Tired? It Could Be Your Heart

Fatigue can signal a heart attack. (Image credit: Silvia Jansen/Getty Images)

All right, I'm going to give you a list of symptoms, and you tell me what you think they mean. Ready?

  • Crushing chest pain that then shoots down your arm
  • A racing heart
  • Sweating
  • Shortness of breath

Did you think heart attack? I hope so. A lot of work has gone into publicizing these symptoms. They are the classic signs of a heart attack … in men. That's right, in men.

Unfortunately, the more subtle signals that a heart attack is happening, particularly in women, are less well-known. That is part of the reason why women frequently experience a delay in getting diagnosed and treated. This can have deadly consequences.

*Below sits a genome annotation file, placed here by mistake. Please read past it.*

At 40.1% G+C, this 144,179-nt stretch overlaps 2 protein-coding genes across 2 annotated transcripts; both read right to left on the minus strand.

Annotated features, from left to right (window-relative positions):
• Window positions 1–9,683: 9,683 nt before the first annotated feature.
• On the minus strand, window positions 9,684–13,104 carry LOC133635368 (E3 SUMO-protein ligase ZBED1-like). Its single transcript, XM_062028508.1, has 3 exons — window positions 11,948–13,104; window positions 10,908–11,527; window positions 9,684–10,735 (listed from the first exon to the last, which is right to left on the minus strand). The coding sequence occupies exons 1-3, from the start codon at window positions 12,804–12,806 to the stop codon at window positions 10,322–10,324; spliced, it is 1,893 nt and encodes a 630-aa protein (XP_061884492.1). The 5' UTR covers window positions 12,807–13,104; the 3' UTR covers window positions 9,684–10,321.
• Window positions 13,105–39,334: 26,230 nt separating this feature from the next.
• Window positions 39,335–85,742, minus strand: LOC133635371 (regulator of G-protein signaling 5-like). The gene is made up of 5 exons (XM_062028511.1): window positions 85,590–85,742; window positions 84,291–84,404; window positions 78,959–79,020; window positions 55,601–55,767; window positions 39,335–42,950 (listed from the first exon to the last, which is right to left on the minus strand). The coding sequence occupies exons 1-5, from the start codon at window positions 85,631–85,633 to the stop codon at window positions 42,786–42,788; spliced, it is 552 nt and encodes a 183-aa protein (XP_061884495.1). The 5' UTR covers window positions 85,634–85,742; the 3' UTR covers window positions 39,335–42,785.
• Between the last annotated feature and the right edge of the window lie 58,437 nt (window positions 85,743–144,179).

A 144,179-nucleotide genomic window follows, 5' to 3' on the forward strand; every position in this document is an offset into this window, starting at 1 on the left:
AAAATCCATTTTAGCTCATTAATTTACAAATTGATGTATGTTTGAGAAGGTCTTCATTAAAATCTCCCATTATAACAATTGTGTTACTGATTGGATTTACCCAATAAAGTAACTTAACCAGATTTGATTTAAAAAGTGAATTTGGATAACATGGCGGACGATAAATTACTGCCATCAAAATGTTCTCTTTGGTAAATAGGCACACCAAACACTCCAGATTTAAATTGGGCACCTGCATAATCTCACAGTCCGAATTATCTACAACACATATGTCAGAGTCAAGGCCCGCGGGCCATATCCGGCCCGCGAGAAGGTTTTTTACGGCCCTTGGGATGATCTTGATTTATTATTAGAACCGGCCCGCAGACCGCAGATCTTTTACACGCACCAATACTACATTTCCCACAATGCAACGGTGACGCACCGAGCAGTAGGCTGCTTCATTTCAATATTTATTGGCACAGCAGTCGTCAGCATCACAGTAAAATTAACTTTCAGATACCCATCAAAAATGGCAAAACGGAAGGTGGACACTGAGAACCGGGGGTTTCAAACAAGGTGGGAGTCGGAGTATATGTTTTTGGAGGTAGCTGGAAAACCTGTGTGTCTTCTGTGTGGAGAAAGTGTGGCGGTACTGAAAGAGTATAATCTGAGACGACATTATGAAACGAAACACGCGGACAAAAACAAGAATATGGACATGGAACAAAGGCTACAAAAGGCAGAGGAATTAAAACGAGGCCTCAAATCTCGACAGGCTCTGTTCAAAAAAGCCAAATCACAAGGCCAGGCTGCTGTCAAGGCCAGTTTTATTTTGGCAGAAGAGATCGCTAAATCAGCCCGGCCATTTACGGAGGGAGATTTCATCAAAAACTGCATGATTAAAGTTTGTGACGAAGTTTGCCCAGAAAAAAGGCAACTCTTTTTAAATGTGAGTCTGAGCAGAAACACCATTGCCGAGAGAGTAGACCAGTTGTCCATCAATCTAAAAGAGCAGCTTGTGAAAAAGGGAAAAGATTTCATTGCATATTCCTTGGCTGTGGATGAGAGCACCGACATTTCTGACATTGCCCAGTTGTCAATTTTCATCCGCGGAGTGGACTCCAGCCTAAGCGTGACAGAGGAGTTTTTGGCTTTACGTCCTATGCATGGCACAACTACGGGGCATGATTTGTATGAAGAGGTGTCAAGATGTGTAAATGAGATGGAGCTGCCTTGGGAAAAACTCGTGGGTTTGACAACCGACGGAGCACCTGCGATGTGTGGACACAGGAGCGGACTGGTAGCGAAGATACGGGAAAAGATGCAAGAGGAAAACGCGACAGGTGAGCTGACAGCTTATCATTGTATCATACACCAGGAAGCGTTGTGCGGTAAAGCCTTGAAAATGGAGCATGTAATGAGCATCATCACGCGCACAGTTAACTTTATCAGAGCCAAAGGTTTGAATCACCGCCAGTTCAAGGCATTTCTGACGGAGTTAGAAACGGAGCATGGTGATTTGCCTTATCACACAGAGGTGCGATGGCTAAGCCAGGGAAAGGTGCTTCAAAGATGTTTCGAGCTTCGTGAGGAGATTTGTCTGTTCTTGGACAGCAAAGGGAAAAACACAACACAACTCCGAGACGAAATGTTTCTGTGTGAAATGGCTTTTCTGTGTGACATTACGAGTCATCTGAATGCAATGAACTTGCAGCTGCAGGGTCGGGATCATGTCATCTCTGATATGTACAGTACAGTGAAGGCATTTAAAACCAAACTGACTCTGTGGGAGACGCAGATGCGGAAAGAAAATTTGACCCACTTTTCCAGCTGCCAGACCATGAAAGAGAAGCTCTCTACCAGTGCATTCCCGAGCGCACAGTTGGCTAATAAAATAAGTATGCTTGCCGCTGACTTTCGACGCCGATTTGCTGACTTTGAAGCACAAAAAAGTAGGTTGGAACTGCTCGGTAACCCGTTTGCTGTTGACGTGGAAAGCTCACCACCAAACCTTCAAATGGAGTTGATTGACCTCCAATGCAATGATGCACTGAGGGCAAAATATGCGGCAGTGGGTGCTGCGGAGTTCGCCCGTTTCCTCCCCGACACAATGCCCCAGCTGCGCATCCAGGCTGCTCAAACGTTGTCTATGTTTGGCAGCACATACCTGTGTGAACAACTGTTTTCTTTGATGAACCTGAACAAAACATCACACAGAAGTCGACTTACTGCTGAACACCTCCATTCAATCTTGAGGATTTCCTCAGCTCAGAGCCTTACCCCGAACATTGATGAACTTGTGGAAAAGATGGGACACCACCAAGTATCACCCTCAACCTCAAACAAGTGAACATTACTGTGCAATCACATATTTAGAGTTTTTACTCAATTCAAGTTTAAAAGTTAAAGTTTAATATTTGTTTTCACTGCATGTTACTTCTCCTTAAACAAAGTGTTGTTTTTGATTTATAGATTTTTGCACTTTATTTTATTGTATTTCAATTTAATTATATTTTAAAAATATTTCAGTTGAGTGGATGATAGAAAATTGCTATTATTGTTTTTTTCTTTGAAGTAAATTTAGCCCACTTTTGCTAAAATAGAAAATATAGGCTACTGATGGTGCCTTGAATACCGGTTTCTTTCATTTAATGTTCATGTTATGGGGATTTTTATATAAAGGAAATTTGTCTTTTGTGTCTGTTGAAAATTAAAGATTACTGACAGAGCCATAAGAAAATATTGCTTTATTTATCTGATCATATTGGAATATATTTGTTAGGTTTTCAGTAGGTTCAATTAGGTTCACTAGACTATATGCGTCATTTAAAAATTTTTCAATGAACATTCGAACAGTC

Although many people think of heart disease as a man's disease, it is the leading cause of death in women as well. It just tends to occur at an older age. During heart health month, it's a great time to learn the subtler symptoms of a heart attack and what to do if you are experiencing them.

Just like in men, the No. 1 symptom is still chest pain, but look for the new onset of these symptoms as well:

  • Unusual fatigue
  • Trouble sleeping
  • Shortness of breath
  • Indigestion
  • Pain in the neck, back, or jaw

If you, or someone you know is experiencing some of these symptoms, don't ignore them. Call 911 and say, "I think I may be having a heart attack." Then crush up an aspirin and swallow it, sit down and wait.

When you get to the hospital, demand a thorough evaluation. Women often experience delays in getting evaluated once they get to the hospital, and time really matters. It's hoped that in the end, the doctors will tell you you're just fine. However, if you are having a heart attack, you might just have saved your own life.

Dr. Richard Besser is ABC News' chief health and medical editor.

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